Methods: We surveyed U.S. cancer patients to determine the extent to which administrative burdens were associated with cost-related delays and nonadherence to care. We created summary measures of five administrative tasks (i.e., estimating costs of treatment, scans/diagnostics, prescriptions; and working with insurers to appeal or inquire about coverage) and five cost-related nonadherence items (i.e., delaying or forgoing treatment, scans, bloodwork, filling prescriptions; or cutting pills in half to make them last longer). We used multivariable logistic regression to adjust for potential confounders and determine the independent relationship between administrative burden and the odds of delaying or forgoing care due to cost.
Results: Three thousand recruitment emails were sent, and 510 surveys were completed (17% response rate). Most respondents were women (65%), over 55 years (58%), and Non-Hispanic white (71%). Just under one-half (48%) had received a Bachelor’s degree or higher, and the most commonly reported annual income range was $50,000-$74,999 (21%). Frequently reported cancer diagnoses included early-stage breast (22%), prostate (10%), and colorectal (8%). Fifty-five percent (n=280) reported never or rarely engaging in the surveyed tasks, and 9% (n=46) engaged in four or more administrative tasks. The mean total tasks (of five possible) was 1.0 (SD=1.43). One-third of respondents (n=146) reported engaging in any cost-related nonadherence: on average, participants engaged in 1 (SD=1.65) nonadherent behavior to reduce costs associated with care. In a logistic regression model controlling for age, race/ethnicity, education, and gender, administrative burden was associated with increased odds of any cost-related nonadherence (OR = 1.59, 95% CI: 1.34, 1.90). The more burden respondents experienced, the greater the odds a respondent would engage in cost-related nonadherence. Younger age and identifying as Black/African American were independently associated with increased odds of cost-related nonadherence.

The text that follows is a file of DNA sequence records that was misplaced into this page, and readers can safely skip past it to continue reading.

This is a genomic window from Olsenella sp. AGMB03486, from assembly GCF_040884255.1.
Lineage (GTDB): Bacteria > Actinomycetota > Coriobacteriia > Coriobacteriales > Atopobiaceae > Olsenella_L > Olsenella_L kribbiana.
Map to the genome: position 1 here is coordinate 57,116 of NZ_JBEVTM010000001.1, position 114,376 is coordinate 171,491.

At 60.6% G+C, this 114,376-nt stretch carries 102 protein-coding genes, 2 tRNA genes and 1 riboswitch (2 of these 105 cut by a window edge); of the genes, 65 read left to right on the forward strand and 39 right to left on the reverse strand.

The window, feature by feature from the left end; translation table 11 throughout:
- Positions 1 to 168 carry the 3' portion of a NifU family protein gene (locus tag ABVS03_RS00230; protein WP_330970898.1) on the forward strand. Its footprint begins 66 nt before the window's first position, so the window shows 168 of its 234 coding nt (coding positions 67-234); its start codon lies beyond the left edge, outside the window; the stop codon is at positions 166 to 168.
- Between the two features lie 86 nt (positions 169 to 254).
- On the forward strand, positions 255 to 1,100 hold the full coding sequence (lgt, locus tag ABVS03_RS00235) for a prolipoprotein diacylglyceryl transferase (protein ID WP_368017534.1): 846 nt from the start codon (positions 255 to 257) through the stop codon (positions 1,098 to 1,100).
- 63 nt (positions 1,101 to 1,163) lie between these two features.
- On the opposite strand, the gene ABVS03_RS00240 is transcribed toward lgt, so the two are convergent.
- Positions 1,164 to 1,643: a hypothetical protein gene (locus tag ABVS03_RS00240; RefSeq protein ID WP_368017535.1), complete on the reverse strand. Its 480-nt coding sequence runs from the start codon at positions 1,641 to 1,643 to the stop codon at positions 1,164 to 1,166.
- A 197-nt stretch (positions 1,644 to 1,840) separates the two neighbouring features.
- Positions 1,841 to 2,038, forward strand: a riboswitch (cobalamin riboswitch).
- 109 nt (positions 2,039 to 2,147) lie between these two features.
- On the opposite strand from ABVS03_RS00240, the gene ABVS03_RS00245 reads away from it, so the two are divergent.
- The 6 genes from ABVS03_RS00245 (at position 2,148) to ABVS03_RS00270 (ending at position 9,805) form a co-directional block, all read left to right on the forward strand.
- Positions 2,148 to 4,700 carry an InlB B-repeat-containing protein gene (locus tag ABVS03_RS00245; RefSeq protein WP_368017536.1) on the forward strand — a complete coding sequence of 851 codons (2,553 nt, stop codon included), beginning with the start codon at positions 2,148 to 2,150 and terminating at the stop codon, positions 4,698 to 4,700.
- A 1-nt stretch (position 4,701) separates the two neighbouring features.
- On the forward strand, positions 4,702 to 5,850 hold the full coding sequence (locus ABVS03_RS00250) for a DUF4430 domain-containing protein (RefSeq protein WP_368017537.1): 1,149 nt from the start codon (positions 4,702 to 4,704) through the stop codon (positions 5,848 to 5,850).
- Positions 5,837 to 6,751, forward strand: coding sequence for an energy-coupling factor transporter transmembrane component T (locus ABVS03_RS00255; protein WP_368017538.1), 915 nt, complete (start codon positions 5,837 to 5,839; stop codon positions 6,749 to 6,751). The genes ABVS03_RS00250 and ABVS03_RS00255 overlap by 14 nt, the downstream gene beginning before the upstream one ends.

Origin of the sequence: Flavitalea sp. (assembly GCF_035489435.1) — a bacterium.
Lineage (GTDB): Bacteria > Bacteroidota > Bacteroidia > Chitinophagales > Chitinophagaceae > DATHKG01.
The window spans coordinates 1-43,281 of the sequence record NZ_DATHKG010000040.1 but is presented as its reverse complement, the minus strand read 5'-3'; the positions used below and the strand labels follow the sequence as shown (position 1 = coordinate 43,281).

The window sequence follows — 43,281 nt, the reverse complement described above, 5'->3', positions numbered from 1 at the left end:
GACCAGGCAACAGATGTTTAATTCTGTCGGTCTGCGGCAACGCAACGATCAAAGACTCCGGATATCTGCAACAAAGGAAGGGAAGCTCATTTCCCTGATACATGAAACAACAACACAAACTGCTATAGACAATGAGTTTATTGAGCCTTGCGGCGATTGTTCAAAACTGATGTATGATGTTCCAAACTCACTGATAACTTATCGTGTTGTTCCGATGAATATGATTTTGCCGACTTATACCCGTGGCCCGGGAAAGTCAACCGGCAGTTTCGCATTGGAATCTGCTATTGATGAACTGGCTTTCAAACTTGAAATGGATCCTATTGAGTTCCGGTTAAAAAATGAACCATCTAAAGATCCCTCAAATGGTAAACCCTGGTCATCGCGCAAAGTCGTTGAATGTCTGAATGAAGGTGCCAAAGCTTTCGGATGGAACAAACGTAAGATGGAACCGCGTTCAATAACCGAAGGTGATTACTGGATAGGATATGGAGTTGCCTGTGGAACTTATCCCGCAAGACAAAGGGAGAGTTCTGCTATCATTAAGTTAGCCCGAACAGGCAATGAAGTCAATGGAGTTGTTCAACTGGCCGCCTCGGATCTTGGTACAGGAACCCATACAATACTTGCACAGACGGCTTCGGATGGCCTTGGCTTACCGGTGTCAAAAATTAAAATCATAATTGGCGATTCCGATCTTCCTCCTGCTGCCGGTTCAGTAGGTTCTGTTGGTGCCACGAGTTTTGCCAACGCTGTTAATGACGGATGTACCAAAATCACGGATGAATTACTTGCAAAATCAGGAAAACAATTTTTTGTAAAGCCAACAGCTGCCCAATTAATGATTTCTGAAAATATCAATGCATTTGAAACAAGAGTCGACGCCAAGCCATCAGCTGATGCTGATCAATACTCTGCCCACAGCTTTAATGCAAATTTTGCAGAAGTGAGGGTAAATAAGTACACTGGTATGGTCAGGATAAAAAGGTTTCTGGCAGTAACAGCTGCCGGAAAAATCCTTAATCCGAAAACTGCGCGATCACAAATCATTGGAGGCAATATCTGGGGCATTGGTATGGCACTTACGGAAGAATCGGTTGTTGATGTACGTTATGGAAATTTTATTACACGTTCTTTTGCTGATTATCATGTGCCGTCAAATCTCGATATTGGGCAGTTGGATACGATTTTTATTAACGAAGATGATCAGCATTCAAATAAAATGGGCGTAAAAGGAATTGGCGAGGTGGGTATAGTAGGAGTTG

Conclusions and Implications: Administrative burdens increased the odds of cost-related nonadherence by nearly 60%, taking the form of delayed or skipped doctor appointments, tests and bloodwork, and prescription fulfillment. Younger patients and those identifying as Black/African American were more likely to experience administrative burdens and cost-related nonadherence. Administrative burden can disrupt access to care: historically excluded patient populations are disproportionately exposed to these hardships. Social workers in direct practice need to be aware of these barriers to ensure equitable access to care for all patients, and social workers in administrative or research roles must endorse practices to alleviate or eliminate administrative burden, including financial advocacy and navigation programs and systemic changes to healthcare billing and payment structures. Reducing the administrative complexity of healthcare through universal, human-centered design could reduce burdens and increase access to care.